But as the inventor of sexuality, he’s perfectly free to use it to draw us closer to himself.

When the Master calls, follow; even though you’re scared. Follow.

He isn’t the least sadistic, so you can trust him. He wants you to live.++

Jefferts-Schori is So Last Year


In 2006 the bishops of the Episcopal Church elected a woman president.

They must have felt they were being so, so liberal; prophetic even.

In the face of so much opposition to women priests from Catholics and Protestants, the bishops picked the best woman they could find, +Katharine Jefferts-Schori, Bishop of Nevada.

She’s a scientist with a Ph.D. in marine biology. She’s soft-spoken, so she’s easy to hear in the quietness that surrounds God. She would prove to be, the bishops hoped, a healing balm amidst the raucous confusion of the Anglican Communion.

But she hasn’t worked out quite as hoped.

I applaud the bishops’ revolutionary decision, but maybe they should have chosen +Cate instead. She isn’t prominent in the House of Bishops, but the laypeople like her. She’s cruising along with an 85% approval rating.

(I just made that up, but I wouldn’t be surprised. She has done exactly what you’d want a first woman bishop to do: to ease through the transition, accustom people to the new normal, and take the initiative with new programs. When teenagers walk up to her for confirmation, they’re as scared as I was facing John P. Craine. That’s an Episcopal bishop!)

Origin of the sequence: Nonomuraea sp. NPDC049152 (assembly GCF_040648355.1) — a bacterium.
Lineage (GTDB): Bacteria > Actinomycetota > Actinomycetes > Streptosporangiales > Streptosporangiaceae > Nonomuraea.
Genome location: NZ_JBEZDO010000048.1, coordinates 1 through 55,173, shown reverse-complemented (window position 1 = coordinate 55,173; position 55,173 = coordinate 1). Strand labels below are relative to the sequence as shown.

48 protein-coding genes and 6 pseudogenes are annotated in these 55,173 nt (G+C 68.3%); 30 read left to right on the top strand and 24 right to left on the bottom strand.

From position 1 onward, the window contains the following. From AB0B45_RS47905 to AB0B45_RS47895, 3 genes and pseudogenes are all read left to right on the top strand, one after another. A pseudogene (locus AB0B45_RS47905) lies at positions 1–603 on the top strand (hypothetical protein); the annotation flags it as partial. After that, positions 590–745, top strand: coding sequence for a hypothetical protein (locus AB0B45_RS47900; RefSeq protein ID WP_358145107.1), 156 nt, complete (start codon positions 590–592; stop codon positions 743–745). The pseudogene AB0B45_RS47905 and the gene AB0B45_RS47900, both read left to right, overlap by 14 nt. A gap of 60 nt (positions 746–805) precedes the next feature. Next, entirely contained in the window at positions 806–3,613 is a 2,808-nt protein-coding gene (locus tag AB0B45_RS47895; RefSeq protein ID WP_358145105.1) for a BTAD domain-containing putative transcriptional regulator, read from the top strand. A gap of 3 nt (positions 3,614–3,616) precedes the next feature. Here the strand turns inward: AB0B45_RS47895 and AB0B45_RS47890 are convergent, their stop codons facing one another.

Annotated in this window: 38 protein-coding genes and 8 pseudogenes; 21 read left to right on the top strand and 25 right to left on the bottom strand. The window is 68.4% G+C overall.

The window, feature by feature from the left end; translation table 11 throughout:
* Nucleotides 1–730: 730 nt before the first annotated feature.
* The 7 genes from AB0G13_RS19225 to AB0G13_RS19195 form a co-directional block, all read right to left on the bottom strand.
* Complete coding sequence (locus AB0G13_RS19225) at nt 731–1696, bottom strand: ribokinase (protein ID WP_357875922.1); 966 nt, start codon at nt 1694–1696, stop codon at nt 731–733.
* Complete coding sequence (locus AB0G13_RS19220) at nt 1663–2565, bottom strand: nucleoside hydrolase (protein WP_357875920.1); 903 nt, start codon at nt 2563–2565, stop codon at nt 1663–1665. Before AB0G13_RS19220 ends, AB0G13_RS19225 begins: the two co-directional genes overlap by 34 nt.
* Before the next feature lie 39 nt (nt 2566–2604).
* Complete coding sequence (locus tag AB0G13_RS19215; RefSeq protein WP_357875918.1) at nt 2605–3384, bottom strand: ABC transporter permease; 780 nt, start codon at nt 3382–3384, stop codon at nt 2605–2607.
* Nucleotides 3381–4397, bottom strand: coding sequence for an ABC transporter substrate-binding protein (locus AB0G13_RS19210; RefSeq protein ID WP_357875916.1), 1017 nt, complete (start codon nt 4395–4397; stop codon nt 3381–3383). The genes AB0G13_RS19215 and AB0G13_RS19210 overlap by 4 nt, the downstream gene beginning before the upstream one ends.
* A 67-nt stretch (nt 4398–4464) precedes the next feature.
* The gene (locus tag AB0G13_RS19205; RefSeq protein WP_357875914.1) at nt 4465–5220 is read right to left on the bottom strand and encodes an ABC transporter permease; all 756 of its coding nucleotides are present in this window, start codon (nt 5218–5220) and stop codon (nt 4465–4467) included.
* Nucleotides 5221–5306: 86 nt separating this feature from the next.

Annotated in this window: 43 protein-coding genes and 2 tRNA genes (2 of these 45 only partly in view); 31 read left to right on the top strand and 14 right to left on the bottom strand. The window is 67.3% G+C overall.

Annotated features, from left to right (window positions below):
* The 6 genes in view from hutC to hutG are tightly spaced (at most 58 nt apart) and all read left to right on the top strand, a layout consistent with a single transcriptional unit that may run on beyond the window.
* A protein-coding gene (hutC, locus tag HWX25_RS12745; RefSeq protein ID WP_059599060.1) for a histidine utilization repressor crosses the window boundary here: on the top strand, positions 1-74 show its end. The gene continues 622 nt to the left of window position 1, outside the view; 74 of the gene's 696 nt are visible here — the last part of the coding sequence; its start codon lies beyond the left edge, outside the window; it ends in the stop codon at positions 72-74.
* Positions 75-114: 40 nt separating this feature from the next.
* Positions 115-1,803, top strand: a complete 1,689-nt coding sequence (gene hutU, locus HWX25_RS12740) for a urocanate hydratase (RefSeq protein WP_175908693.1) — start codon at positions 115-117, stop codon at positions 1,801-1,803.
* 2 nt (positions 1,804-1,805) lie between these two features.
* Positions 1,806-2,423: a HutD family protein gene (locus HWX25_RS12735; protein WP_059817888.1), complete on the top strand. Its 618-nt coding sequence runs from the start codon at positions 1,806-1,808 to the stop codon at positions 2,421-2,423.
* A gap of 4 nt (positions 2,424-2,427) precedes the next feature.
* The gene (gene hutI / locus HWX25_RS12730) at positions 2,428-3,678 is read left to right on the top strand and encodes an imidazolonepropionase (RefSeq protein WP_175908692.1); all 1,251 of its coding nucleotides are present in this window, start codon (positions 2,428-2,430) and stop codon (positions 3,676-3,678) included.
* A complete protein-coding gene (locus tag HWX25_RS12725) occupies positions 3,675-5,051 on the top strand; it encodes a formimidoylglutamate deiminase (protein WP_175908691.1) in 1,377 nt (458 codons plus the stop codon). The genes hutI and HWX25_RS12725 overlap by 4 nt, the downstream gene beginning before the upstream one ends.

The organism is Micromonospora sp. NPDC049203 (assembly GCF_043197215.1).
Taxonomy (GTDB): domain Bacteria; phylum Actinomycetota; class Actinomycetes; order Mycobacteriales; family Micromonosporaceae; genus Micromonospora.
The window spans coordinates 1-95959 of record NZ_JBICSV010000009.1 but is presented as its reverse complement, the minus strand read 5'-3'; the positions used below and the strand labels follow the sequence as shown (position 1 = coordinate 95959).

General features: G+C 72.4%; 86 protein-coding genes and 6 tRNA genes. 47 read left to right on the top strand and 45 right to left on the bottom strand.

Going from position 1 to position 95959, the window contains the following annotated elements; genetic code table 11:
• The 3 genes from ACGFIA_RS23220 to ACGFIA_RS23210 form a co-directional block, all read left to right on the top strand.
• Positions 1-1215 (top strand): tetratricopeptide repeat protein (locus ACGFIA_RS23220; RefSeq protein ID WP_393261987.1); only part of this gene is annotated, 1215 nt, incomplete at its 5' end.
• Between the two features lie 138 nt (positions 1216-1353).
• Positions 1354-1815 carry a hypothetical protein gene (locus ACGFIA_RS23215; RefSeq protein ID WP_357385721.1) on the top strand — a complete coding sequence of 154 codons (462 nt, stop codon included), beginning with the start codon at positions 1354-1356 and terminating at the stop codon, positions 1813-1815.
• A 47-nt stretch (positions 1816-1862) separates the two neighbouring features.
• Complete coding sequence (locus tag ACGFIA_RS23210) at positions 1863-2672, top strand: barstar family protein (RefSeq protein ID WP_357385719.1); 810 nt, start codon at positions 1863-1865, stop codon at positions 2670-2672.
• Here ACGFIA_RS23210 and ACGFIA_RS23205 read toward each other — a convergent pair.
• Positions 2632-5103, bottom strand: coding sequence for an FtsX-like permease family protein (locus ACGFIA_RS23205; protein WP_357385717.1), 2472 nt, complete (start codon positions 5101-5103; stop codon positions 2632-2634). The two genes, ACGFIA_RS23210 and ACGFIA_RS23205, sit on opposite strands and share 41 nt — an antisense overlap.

+Cate didn’t authorize me to write a word of this, but isn’t she lovely? I so wish my mother had lived to see a woman on the throne in Indianapolis, running a big corporation.


Catherine Waynick, Bishop of Indianapolis.

Cate knows how to lead; Katharine does not. She’s a horrible communicator, incapable of spreading the Gospel of Christ.

She’s a nice person, but she’s shy, and shy doesn’t win any headlines.

She’s cold, but warmth makes friends.

If the bishops really wanted to be revolutionary, they should have chosen +Gene Robinson. But they didn’t have the guts.

Everywhere he goes, he proclaims the Gospel; he’s warm, and people warm up to him, even though he’s Gay. He knows how to make friends.

Theologically he’s conservative; he believes Jesus really did rise from the dead, and really did feed the 5000, and really did touch Desmond Tutu to help free South Africa from apartheid—surely a miracle in our own time!

Gene has no problem at all telling people why they should pay attention to this Jesus fellow, while Katharine has a great deal of trouble with that.

She does proclaim Jesus in her way, but she’s hesitant and halting, a post-Christian bishop for a pre-Christian age.